|Publication number||US4964185 A|
|Application number||US 07/273,797|
|Publication date||Oct 23, 1990|
|Filing date||Nov 18, 1988|
|Priority date||Jan 9, 1986|
|Publication number||07273797, 273797, US 4964185 A, US 4964185A, US-A-4964185, US4964185 A, US4964185A|
|Inventors||Chris F. Lehn|
|Original Assignee||Ecolab Inc.|
|Export Citation||BiBTeX, EndNote, RefMan|
|Patent Citations (37), Non-Patent Citations (11), Referenced by (118), Classifications (16), Legal Events (4)|
|External Links: USPTO, USPTO Assignment, Espacenet|
This is a division of application Ser. No. 817,350, filed Jan. 9, 1986, now U.S. Pat. No. 4,858,449.
This invention relates generally to dispensers. More particularly, the invention relates to dispensers which control the quantity of chemical dispensed by measuring the conductivity of a solution of the chemical. Most particularly the invention relates to dispensers which dispense solid chemicals used in cleaning processes which control the quantity of chemical dispensed by measuring the conductivity of a solution of the chemical.
The utilization of automatic dispensers to dispense chemicals used in cleaning processes is well known in the art. The automatic dispensers may generally be placed into two broad categories based upon their method of controlling the amount of chemical dispensed; (1) time controlled dispensers, and (2) conductivity measurement dispensers.
Time controlled dispensers can only dispense solutions of known and/or constant concentration for if the concentration is unknown and variable different amounts of chemical will be dispensed during each cycle.
One example of a widely utilized method of dispensing a solution used in cleaning processes wherein the concentration of the solution dispensed will be unknown and variable is described in U.S. Pat. No. 4,063,663 issued to Larson et al, which is expressly incorporated by reference herein. Larson discloses a dispenser wherein water is sprayed onto and dissolves the downward facing surface of a granular detergent for use in a washing machine.
In attempts to control the quantity of chemical dispensed when the concentration of the solution is unknown or variable the relationship between solution concentration and temperature and conductivity of the solution can be utilized.
For example, the effect of concentration and temperature upon the conductivity of sodium hydroxide solutions is presented in Table 1 and Graph 1 respectively. Actual test data obtained from the dispensing system and the chemical dispensed will result in a generally observable and reproducible relationship between these three variables for that system.
Prior art devices control the quantity of chemical dispensed by measuring the conductivity of either (i) the wash water, or (ii) the concentrated chemical solution held in a reservoir with concentrated chemical solution being dispensed into the measured reservoir when the conductivity of the measured solution falls below a predetermined set value.
It is preferable to measure the conductivity of the concentrated chemical solution because: (i) the wash water contains contaminants such as soil which can affect the conductivity of the wash water, (ii) there can be a large time lag between dispensing of the concentrated chemical solution and sensing of the change in conductivity of the wash water made by the additional chemical, and (iii) automatic dispensing devices are generally sold separately from the washing machine with which they are to be used and conductivity measurement of the wash water requires the implantation of electrodes into the washing machine requiring additional labor, added expense, and increasing the chance of failure.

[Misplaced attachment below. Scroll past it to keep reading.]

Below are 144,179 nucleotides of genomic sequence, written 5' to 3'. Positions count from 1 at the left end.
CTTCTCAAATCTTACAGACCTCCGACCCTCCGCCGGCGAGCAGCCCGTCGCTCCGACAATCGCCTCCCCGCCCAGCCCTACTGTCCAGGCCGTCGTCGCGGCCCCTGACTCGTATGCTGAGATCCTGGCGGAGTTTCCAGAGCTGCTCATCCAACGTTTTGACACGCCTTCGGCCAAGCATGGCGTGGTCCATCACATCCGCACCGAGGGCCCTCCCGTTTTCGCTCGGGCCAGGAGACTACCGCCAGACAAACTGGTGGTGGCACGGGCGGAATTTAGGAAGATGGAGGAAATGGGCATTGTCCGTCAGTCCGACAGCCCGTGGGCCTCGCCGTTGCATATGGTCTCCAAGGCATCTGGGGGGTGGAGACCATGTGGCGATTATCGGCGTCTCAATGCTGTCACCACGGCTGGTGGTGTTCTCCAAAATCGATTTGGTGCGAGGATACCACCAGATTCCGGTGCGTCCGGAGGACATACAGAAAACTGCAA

Measurement of the conductivity of concentrated chemical solution, used in the cleaning process, which is contained in a separate reservoir avoids the problems listed above but requires a separate reservoir to maintain concentrated chemical solution, increases the health hazards associated with the dispensing of chemicals used in the cleansing process as concentrated chemical solution is constantly present and may be spilled or splashed onto an operator, and requires an additional mechanism for time controlled dispensing of the concentrated chemical solution from the reservoir into the washing machine.
Accordingly, a need exists for a compact dispenser which can dispense a desired quantity of a chemical in an aqueous chemical solution of an unknown and/or variable concentration in a safe, simple and accurate manner.
The invention includes (i) means for initiating dispensing of a concentrated chemical solution at the appropriate time, (ii) means for forming a concentrated chemical solution, (iii) means for directing the concentrated chemical solution to its utilization point, (iv) means for measuring the conductivity and temperature of the concentrated chemical solution dispensed, (v) means for calculating the amount of chemical dispensed based upon the conductivity and temperature of the concentrated wash chemical solution dispensed, and (vi) means for terminating formation of the concentrated chemical solution when a predetermined amount of chemical has been dispensed.
In the preferred embodiment: (i) a washing machine emits an electronic control signal to a spray control valve to open a solvent supply line to flow of solvent therethrough; (ii) the feed line control valve opens and solvent flows at a generally constant flow rate to a spray nozzle wherein the solvent is sprayed upon and dissolves the solid or granular chemicals retainably held above the spray nozzle; (iii) the concentrated chemical solution is immediately collected and dispensed into the washing machine; (iv) the conductivity and temperature of the concentrated chemical solution is measured before it enters the washing machine; (v) a microprocessor, based upon the known constant flow rate of solvent, the measured conductivity and temperature of the concentrated chemical solution, and the length of time since either the dispensing began or the last conductivity and temperature measurement was taken, calculates the periodic amount of chemical which has been dispensed; (vi) the microprocessor calculates the total amount of chemical dispensed by summing the periodic amounts; (vii) steps (iv) through (vi) are repeated until the predetermined amount of wash chemical has been dispensed; and (viii) the microprocessor emits a control signal to the spray control valve, closing the spray control valve to solvent flow therethrough, thereby terminating formation of concentrated chemical solution and preparing the system for another dispensing cycle.